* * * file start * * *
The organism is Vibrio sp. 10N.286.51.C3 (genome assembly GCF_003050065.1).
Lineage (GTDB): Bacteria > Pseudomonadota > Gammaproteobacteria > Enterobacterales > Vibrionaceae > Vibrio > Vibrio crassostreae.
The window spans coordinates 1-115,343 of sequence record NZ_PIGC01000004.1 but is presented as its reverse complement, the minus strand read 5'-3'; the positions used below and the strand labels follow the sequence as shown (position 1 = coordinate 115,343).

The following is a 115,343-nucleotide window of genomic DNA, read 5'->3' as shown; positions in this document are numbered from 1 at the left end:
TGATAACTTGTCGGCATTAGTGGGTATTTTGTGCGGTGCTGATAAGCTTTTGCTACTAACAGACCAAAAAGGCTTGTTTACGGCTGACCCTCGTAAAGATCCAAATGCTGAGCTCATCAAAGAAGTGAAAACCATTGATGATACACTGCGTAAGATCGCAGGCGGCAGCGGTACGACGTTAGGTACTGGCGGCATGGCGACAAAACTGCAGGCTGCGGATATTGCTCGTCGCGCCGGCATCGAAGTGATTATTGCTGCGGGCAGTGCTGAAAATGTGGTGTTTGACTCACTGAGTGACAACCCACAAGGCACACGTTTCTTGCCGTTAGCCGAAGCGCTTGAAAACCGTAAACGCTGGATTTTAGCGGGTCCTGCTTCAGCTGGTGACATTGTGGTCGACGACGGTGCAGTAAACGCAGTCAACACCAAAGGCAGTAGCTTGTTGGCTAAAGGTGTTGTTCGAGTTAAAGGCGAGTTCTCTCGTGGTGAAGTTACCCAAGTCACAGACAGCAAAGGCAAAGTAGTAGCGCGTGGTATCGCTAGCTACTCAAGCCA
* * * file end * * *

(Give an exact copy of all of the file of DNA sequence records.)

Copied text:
The organism is Vibrio sp. 10N.286.51.C3 (genome assembly GCF_003050065.1).
Lineage (GTDB): Bacteria > Pseudomonadota > Gammaproteobacteria > Enterobacterales > Vibrionaceae > Vibrio > Vibrio crassostreae.
The window spans coordinates 1-115,343 of sequence record NZ_PIGC01000004.1 but is presented as its reverse complement, the minus strand read 5'-3'; the positions used below and the strand labels follow the sequence as shown (position 1 = coordinate 115,343).

The following is a 115,343-nucleotide window of genomic DNA, read 5'->3' as shown; positions in this document are numbered from 1 at the left end:
TGATAACTTGTCGGCATTAGTGGGTATTTTGTGCGGTGCTGATAAGCTTTTGCTACTAACAGACCAAAAAGGCTTGTTTACGGCTGACCCTCGTAAAGATCCAAATGCTGAGCTCATCAAAGAAGTGAAAACCATTGATGATACACTGCGTAAGATCGCAGGCGGCAGCGGTACGACGTTAGGTACTGGCGGCATGGCGACAAAACTGCAGGCTGCGGATATTGCTCGTCGCGCCGGCATCGAAGTGATTATTGCTGCGGGCAGTGCTGAAAATGTGGTGTTTGACTCACTGAGTGACAACCCACAAGGCACACGTTTCTTGCCGTTAGCCGAAGCGCTTGAAAACCGTAAACGCTGGATTTTAGCGGGTCCTGCTTCAGCTGGTGACATTGTGGTCGACGACGGTGCAGTAAACGCAGTCAACACCAAAGGCAGTAGCTTGTTGGCTAAAGGTGTTGTTCGAGTTAAAGGCGAGTTCTCTCGTGGTGAAGTTACCCAAGTCACAGACAGCAAAGGCAAAGTAGTAGCGCGTGGTATCGCTAGCTACTCAAGCCA